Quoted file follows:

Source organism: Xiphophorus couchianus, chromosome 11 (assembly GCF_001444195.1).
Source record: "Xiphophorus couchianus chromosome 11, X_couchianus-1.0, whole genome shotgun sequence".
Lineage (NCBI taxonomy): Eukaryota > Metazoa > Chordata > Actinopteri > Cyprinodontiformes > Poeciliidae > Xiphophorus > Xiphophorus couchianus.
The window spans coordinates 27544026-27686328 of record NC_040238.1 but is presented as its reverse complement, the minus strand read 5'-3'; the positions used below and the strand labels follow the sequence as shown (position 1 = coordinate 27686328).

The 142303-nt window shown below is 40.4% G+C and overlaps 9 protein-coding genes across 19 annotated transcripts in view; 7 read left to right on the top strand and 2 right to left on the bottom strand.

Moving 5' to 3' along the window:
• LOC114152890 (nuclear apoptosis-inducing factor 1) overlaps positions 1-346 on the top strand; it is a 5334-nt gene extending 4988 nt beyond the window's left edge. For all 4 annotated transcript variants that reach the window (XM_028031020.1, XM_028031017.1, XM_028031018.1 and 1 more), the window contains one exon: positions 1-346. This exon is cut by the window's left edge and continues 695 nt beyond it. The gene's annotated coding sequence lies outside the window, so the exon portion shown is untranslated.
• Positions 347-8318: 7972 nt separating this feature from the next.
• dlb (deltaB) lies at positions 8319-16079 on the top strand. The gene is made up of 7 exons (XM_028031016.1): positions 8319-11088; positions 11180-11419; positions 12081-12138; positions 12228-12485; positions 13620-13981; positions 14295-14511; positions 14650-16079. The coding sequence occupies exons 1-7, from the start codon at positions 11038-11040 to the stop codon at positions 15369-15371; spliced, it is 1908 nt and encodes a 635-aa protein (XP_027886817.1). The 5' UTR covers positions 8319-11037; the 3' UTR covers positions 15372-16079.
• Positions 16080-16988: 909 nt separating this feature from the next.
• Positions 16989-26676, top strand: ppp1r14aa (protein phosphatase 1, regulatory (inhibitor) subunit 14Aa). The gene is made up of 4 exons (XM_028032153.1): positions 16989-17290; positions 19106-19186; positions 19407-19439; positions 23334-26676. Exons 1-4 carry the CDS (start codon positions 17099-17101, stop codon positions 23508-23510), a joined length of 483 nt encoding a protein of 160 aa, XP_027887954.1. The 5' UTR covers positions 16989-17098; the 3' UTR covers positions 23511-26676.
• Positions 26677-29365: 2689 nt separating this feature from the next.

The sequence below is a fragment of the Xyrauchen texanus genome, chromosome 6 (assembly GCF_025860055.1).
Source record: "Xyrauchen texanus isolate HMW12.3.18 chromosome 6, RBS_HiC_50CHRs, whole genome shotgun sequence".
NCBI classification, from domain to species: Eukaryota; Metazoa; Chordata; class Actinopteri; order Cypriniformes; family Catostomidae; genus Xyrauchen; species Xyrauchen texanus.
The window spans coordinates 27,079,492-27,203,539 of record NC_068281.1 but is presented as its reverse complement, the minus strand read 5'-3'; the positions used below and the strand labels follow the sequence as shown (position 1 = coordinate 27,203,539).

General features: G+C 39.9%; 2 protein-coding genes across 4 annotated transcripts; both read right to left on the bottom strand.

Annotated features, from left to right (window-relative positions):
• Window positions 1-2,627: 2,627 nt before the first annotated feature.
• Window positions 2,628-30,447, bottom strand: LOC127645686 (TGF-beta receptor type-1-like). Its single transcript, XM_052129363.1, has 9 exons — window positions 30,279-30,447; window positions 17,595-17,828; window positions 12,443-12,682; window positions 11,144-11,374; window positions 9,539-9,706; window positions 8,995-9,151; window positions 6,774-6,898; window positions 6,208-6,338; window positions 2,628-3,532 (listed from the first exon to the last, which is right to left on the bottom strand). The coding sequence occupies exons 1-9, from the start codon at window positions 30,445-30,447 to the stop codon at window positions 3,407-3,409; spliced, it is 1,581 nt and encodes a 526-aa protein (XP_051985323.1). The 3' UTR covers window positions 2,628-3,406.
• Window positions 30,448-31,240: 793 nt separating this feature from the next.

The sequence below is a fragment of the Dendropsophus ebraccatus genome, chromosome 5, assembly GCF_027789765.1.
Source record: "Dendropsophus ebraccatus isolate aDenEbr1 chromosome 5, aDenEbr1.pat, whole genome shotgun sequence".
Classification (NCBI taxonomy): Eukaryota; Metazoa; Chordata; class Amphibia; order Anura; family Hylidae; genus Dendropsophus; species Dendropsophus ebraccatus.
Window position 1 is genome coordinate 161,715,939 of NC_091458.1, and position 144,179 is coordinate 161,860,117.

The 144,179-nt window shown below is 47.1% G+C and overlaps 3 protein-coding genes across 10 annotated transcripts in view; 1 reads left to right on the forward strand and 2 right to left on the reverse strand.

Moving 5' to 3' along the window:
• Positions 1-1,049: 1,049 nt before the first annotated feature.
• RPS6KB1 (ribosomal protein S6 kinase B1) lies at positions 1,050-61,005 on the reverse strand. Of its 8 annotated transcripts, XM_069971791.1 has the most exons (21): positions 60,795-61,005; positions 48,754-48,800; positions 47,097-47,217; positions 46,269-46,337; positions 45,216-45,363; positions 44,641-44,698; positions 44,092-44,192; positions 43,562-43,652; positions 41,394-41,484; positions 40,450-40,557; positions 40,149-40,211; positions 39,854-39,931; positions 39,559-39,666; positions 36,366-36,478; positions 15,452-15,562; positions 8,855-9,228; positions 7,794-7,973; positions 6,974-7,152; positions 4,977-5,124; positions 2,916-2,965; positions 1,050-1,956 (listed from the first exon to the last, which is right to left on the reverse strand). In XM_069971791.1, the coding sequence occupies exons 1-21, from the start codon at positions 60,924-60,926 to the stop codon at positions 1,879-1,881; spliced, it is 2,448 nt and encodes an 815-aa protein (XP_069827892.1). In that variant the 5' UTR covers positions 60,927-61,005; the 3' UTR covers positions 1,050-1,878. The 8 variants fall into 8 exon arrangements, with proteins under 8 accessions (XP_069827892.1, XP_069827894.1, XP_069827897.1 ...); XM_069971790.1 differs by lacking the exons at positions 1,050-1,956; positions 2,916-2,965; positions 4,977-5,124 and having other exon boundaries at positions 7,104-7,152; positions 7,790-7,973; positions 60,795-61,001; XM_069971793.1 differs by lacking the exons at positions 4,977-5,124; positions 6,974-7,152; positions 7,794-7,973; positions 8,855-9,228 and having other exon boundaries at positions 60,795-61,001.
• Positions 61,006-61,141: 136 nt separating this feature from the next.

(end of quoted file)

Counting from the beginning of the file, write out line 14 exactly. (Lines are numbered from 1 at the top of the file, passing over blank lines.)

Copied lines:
Source record: "Xyrauchen texanus isolate HMW12.3.18 chromosome 6, RBS_HiC_50CHRs, whole genome shotgun sequence".